It was game over. Facing an imminent trial, the Met agreed in September 1993 to return the Lydian hoard, explaining in a press release: “Turkish authorities did provide evidence that most of the material in question may indeed have been removed clandestinely from the tombs in the Usak region, much of it only months before the museum acquired it. And second, we learned through the legal process of discovery that our own records suggested that some museum staff during the 1960s were likely aware, even as they acquired these objects, that their provenance was controversial.”
This was an astonishing admission by a major American museum. The Met had bought pieces that within a matter of weeks had gone directly from a group of looters, through middlemen, to the storerooms of the museum. Documents proved that the museum officials knew that these pieces were likely looted and essentially hid them for some 20 years. Nonetheless, the museum resisted Turkey’s demands for more than a decade and fought the lawsuit for six years, until finally acknowledging its actions.
Back in Turkey, the triumph was complete. Acar’s campaign had been taken up by the local Usak region, and the museum curator Kazim Akbiyikoglu—now his dear friend and ally—adopted the cause of stopping looting in his region. Acar’s slogan, “History is beautiful where it belongs,” became a poster that was found in libraries, classrooms, city buildings, and shops. The local Usak newspaper beat the drum for the return of the Lydian hoard. In October 1993, just a month after the Met’s concession, the artifacts arrived back in Turkey amid great celebration.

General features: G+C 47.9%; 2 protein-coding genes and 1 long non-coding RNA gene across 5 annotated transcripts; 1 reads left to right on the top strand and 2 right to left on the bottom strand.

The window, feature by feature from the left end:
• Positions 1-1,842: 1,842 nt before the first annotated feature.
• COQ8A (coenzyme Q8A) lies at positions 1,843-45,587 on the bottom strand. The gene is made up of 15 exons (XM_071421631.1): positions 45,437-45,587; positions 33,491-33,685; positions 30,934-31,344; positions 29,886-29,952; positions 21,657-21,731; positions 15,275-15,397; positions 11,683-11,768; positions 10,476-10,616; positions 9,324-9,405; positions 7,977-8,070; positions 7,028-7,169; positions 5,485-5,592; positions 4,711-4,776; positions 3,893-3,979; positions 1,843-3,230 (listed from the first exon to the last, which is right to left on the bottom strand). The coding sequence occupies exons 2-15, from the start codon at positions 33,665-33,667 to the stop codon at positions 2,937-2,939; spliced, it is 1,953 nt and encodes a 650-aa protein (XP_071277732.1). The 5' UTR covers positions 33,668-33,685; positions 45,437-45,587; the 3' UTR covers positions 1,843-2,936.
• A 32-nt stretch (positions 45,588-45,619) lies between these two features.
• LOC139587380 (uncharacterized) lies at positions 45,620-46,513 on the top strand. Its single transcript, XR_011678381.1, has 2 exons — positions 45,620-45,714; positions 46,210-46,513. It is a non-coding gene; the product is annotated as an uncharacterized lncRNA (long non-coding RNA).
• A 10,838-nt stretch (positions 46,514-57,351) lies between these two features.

The lawsuit emboldened Turkey to chase other objects that had been taken improperly. The government pursued the auction house Sotheby’s for trafficking in looted artifacts and sued for objects being held in Germany and London. It also went after the Telli family, a ring of smugglers—through whom a billion dollars’ worth of stolen antiquities flowed—that Acar had written about in Connoisseur magazine. (The family sued Acar; he was acquitted. He then got death threats. He ignored them. He later learned that the plan was to kidnap him, tie him up, and ship him with an oxygen tank, to a Swiss museum.) The Getty Museum relinquished a sculpture from a Perge sarcophagus that had been sliced up and sold by looters. A German foundation gave up other portions of the same sculpture. Turkey became known as a leader in the battle against looting. By the latter half of the 1990s, the looters were on the defensive. Smugglers looked to work elsewhere. Turkey’s lawsuits made a clear statement of its intention to assert the country’s cultural rights.